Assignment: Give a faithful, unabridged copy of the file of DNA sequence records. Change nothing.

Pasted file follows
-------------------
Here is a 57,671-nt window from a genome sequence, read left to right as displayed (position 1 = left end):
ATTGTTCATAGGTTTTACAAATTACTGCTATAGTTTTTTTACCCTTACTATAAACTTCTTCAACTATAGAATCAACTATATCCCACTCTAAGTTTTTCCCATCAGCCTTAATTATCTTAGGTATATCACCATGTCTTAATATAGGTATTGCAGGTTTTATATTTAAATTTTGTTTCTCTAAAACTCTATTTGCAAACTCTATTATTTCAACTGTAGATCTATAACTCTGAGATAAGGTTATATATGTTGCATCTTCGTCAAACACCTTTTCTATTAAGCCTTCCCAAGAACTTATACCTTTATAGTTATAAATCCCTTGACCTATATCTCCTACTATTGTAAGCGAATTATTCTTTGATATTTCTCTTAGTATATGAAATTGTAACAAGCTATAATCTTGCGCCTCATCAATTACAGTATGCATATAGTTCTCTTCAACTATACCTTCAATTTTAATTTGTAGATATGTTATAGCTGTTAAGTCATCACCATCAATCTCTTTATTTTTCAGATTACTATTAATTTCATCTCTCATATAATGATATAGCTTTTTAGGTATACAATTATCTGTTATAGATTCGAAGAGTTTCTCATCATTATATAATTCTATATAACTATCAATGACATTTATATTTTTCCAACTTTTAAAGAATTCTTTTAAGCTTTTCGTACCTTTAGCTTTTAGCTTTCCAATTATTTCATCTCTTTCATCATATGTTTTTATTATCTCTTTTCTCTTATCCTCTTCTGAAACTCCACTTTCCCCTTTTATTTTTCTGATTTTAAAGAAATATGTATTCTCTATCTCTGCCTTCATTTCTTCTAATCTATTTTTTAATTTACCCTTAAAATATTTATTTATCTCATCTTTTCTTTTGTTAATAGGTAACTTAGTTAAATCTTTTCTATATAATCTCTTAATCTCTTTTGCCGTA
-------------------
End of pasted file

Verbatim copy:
Here is a 57,671-nt window from a genome sequence, read left to right as displayed (position 1 = left end):
ATTGTTCATAGGTTTTACAAATTACTGCTATAGTTTTTTTACCCTTACTATAAACTTCTTCAACTATAGAATCAACTATATCCCACTCTAAGTTTTTCCCATCAGCCTTAATTATCTTAGGTATATCACCATGTCTTAATATAGGTATTGCAGGTTTTATATTTAAATTTTGTTTCTCTAAAACTCTATTTGCAAACTCTATTATTTCAACTGTAGATCTATAACTCTGAGATAAGGTTATATATGTTGCATCTTCGTCAAACACCTTTTCTATTAAGCCTTCCCAAGAACTTATACCTTTATAGTTATAAATCCCTTGACCTATATCTCCTACTATTGTAAGCGAATTATTCTTTGATATTTCTCTTAGTATATGAAATTGTAACAAGCTATAATCTTGCGCCTCATCAATTACAGTATGCATATAGTTCTCTTCAACTATACCTTCAATTTTAATTTGTAGATATGTTATAGCTGTTAAGTCATCACCATCAATCTCTTTATTTTTCAGATTACTATTAATTTCATCTCTCATATAATGATATAGCTTTTTAGGTATACAATTATCTGTTATAGATTCGAAGAGTTTCTCATCATTATATAATTCTATATAACTATCAATGACATTTATATTTTTCCAACTTTTAAAGAATTCTTTTAAGCTTTTCGTACCTTTAGCTTTTAGCTTTCCAATTATTTCATCTCTTTCATCATATGTTTTTATTATCTCTTTTCTCTTATCCTCTTCTGAAACTCCACTTTCCCCTTTTATTTTTCTGATTTTAAAGAAATATGTATTCTCTATCTCTGCCTTCATTTCTTCTAATCTATTTTTTAATTTACCCTTAAAATATTTATTTATCTCATCTTTTCTTTTGTTAATAGGTAACTTAGTTAAATCTTTTCTATATAATCTCTTAATCTCTTTTGCCGTA